The proper name for sprinkling is rantism and not baptism. As important as we believe the mode of baptism to be, the mode is not nearly as important as who is to be baptized. Those whose heritage stems from the great whore church (mainline religion or Roman Catholicism) have generally all adopted the concept of baptism as being a sign of the covenant of grace. Those who believe that it is a sign of the covenant of grace purport that baptism (actually rantism) takes the place of circumcision in the old testament as the sign so that those who are sprinkled (by one sacerdotally equipped) are included in the covenant of grace. Thus, they sprinkle their children as infants in order to signify that their children are included in the covenant. One can get varied answers as to just exactly what that means but in essence, they become a part of the “church” by it. So, they are known as pedobaptists or infant sprinklers.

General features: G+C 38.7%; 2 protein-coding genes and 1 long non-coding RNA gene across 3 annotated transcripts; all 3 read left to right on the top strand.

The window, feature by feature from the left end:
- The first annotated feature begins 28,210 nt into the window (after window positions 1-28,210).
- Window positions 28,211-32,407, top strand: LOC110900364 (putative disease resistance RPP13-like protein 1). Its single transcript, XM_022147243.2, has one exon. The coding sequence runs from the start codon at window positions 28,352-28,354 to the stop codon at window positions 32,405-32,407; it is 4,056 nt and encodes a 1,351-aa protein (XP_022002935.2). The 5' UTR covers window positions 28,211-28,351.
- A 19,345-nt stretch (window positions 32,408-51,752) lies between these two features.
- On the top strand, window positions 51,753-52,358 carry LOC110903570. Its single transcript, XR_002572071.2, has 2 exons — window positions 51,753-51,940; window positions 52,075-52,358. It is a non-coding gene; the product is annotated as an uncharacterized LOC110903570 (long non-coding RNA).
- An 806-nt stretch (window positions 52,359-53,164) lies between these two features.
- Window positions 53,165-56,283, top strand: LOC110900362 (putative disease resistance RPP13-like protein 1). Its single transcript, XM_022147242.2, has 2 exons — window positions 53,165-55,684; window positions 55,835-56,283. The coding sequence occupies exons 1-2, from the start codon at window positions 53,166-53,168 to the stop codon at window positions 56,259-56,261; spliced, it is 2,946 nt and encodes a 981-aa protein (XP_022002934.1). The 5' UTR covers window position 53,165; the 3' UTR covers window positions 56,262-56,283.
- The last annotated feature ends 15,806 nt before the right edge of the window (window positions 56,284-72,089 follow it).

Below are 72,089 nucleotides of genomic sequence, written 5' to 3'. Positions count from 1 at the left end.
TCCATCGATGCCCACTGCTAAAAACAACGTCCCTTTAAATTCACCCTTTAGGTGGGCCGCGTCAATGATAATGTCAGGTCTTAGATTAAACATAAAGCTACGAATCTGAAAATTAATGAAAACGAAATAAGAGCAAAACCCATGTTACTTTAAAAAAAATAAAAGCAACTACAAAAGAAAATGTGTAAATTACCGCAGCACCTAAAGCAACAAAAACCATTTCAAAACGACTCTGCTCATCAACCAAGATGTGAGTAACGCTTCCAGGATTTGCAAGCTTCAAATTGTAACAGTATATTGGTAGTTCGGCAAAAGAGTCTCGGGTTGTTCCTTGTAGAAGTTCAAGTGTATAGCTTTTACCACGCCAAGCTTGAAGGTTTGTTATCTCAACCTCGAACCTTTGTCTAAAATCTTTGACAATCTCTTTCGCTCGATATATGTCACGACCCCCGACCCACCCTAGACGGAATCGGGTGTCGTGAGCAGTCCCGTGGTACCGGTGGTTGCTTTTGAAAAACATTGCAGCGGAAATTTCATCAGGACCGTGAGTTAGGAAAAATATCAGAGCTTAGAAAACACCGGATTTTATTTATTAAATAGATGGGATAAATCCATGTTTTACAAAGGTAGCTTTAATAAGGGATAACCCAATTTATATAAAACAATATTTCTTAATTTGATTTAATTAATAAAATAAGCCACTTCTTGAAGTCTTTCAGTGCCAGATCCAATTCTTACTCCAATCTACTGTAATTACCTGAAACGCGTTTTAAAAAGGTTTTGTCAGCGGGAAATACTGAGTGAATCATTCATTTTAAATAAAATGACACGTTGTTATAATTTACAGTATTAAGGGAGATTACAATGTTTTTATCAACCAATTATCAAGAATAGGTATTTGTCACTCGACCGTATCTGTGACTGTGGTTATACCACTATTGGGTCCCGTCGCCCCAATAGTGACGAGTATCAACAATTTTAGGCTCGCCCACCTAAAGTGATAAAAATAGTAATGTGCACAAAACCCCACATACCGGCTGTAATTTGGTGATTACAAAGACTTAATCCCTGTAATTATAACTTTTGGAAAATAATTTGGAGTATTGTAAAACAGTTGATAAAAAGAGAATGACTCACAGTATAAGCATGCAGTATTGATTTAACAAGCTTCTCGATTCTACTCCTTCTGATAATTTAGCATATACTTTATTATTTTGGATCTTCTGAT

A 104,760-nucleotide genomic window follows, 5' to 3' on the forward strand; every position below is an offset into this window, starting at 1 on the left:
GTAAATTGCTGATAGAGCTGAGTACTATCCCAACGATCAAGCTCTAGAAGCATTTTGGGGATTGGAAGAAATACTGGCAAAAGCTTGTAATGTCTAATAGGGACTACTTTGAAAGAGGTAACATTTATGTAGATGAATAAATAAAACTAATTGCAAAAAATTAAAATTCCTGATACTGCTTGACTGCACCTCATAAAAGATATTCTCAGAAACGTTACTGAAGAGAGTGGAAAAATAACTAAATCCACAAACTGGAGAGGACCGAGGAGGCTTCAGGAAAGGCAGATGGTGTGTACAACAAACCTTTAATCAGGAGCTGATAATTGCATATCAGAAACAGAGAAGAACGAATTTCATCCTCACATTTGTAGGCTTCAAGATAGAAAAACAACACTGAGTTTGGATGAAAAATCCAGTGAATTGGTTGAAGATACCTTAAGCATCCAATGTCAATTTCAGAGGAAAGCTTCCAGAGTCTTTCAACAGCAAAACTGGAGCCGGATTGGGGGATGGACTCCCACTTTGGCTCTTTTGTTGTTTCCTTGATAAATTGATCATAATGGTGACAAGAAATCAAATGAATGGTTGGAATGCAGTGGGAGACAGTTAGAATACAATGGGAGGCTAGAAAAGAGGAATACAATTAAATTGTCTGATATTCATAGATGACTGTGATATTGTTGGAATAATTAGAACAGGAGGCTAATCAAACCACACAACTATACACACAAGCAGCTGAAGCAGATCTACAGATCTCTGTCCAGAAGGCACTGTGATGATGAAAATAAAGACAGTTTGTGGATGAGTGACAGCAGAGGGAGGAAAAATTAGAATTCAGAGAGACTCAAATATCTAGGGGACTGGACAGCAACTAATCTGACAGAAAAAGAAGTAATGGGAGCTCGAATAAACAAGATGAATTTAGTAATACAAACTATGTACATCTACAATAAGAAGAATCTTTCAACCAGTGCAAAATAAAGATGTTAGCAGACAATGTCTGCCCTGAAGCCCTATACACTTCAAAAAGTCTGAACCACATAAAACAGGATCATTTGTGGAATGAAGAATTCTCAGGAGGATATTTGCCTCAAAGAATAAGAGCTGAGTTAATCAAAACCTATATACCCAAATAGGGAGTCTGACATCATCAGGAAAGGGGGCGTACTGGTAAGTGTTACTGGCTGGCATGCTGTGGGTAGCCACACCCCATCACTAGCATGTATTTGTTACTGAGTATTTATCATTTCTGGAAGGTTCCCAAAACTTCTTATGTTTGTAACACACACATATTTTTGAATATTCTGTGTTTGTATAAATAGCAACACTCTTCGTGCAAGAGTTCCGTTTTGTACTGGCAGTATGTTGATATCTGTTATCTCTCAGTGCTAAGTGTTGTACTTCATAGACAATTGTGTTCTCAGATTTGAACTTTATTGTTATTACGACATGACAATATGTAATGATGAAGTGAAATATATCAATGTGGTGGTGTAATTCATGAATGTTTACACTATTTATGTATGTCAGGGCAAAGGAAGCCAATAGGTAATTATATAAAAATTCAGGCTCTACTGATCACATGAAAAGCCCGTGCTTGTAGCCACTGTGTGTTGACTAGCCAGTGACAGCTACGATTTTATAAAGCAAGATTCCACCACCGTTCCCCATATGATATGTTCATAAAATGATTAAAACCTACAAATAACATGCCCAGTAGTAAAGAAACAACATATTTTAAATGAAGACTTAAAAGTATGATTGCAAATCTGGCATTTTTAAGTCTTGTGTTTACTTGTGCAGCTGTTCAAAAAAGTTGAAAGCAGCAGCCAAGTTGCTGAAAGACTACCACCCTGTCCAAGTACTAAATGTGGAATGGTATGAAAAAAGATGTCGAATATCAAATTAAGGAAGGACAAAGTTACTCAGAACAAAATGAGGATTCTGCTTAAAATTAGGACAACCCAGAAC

Baptists do not believe that Baptism is a “sign” of anything since an evil and adulterous generation seeketh after a sign. Circumcision of the flesh was replaced by the circumcision of the heart which takes place when the LORD is pleased to make a man into a new creature by the new birth. Baptism is the answer of a good conscience unto the LORD, a profession of one’s faith in and desire to follow the LORD JESUS CHRIST. It is not to be performed on someone without their knowledge but rather as an act of obedience which is chosen by those whose desire is to follow the LORD in all things. While we are not desirous of being called Baptists, we most assuredly do not want to be called a pedo-baptist (rantist) because we cannot find even one clear cut instance in the scripture where anyone other than professing believers were baptised. If the baby sprinklers are right, then why do we not find one example of the practice in the scripture or even one command to do so? So, the difference boils down to one group (the pedo-baptists) believing that inclusion in the covenant of grace is signified by a ceremonial sprinkling of their children while the Baptists believe that the sign that one is included in this covenant of grace is by the SPIRIT’s circumcision of the heart. Baptism is not a “ceremony” but a mere act of obedience and confession of faith.